In any competition, there is a battle.

Charles Doublet
4 min readJun 3, 2022


But being in a battle doesn’t mean being in a fight.

Wait, what?!?

How to win by not losing.

And how can this help you to be successful in business and in life…

November 12th, 1993, was a night that changed the world.

The Ultimate Fighting Championship was a pay-per-view mixed martial arts competition hosted in Denver, CO, USA.

Denver had no governing sports needing approval for a bare-knuckle sporting event.

There were only 3 rules:

- no biting

- no eye-gouging

- no groin strikes

And there were only 3 ways to win the match:

- knocking out the opponent

- submission by tapping out

- throwing in the towel

There were no weight divisions.

You could be matched with someone who literally weighed twice as much as you.

There was little, to no, protective gear is worn.

Often no more than simple athletic tape is wrapped around your fist to protect your hand.

Prior to the UFC, most martial artists followed Bruce Lee, Jean Claude Van Damme, Bong Soo Han, and Ed Parker.

They practiced “striking” styles of karate, Jeet Kune Do, kick-boxing, hapkido, and Kempo.

Only a few pursued wrestling or non-aggressive styles like aikido or tai chi.

But UFC 1, as it became known, the international martial arts community was introduced to Royce Gracie.

And Royce Gracie introduced the world to Brazilian Jiu-Jitsu (BJJ)

Fighting against strikers, bigger, and stronger than him, he was able to deflect, dodge, and defeat them.

He beat them by following the basic tenets of BJJ

- Survive

- Escape

- Improve

- Submit/Control/Defeat

BJJ is not a striking style.

Its foundation is taking the fight to the ground, akin to wrestling so that you can submit your opponent with a choke or joint lock.

So how did Royce, who had the less striking capability, win over some of the heaviest hitters in martial arts?

1/ Survive

Master Han would often tell me, that the key to winning is not to lose.

An oxymoron, you might say.

But it’s simple, don’t fight to the strength of your fighter.

Royce did not engage in a striking match with his opponents.

He evades their strikes waiting for his moment.

His main strategy was to get these punchers and kickers down onto the mat, where their strikes would be greatly reduced.

All he was looking to do was to bide his time and survive.

Waiting for that one opening.

And then when it appeared, he would strike.

The same thing applies to business and life.

Often, you may be in a weaker position.

Because of seniority, authority, or finances, other players have an advantage over you.

The key is to bide your time, establish your strength, find weaknesses and wait for an opening.

2/ Escape

After Royce’s first win, his next opponent, Ken Shamrock had a lot of experience with wrestling.

Ken took Royce down and assumed the dominant position.

So Royce applied the next principle, escape.

He avoided Ken’s attacks and escaped from the weaker positions.

After assuring your survival & getting the lay of the land.

It’s time to escape from your disadvantaged position.

Start putting out feelers, see the cracks in the wall, and find ways to expand those cracks and fissures.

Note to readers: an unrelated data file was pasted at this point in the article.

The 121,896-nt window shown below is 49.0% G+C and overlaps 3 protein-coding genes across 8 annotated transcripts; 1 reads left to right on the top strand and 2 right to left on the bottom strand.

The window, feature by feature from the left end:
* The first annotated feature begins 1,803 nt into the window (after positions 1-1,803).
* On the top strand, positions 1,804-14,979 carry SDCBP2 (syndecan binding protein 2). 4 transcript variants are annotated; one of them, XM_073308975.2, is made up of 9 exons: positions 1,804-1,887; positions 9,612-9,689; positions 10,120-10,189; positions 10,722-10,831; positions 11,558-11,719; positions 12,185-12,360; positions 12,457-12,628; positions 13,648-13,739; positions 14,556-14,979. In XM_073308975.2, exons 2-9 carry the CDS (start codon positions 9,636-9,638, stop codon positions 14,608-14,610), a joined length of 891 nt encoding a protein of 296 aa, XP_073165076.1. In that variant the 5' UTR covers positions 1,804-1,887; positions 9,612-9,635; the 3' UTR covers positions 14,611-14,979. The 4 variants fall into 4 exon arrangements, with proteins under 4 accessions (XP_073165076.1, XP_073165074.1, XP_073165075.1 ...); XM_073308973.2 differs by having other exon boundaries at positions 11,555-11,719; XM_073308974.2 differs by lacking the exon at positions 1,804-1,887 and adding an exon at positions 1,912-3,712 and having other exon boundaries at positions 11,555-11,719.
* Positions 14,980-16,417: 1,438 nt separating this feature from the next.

Hopefully, breaking them wide open.

3/ Improve

Escaping gives you the opportunity to slowly improve your position.

Why slowly?

Because you do not want to alert the bigger, stronger players to see what you are doing until it’s too late.

In BJJ, there’s a saying, “millimeter by millimeter…”

Yes, that slowly.

After Royce was able to escape Ken’s dominant position, he was able to slowly shift positions and reverse the situation.

Taking Ken’s back, he was able to slowly improve his position making it harder for Ken to escape Royce’s control.

Like a wet blanket smothering a person…

We are always looking to improve the quality of our lives.

But sometimes moving too fast will often create resistance, frustration, and pushback.

How many times when you start a new healthy habit do you experience subtle comments from friends & family that do not support you?

4/ Submit/Control/Defeat

Continue to improve, eventually finding yourself in the dominant position.

Be careful here, don’t overextend or become overly confident.

Slowly, continue to improve the position further, removing options and escapes that the other players can take.

At this point, you can put your hooks in, denying them escape routes.

Then slowly going for the coup de grace, you can show your full hand of how you have put their back against the wall and are in control of the situation.

Thereby ending the competition.

When Royce took Ken’s back, he slowly improved his position.

He locked up his legs and then wrapped his arm around Ken’s neck, forcing him to tap out or risk being choked unconscious.

Thus winning the match and starting a rivalry that would last for years.

Royce Gracie shocked the other fighters and the world.

How could a smaller, weaker man who didn’t punch beat his bigger stronger opponents?

He didn’t fight their fight.

He fought his own.

He focused on his strengths & abilities.

And used them to win the competition.

Competition in the ring is one thing.

But competition in life is another.

My aikido instructor in Honolulu of the Lokahi Ki Society, Naluai Sensei, told me the secret to turning a rival into a partner was simple…

“You gently assist your partner (he is never an opponent) to the ground, because that is where all negative energy goes to ground out, then… you help him back up.”

When you are in a winning position, you can help your rivals to do better, be better, and maybe become partners.

Master Han told me just because you’re in a position to hit someone that doesn’t mean you have to.

You can let the other guy exhaust himself while you dodge, deflect, and defeat his will to fight.

That’s one way to win without creating more enemies.



Charles Doublet

Life-long learner and idea machine.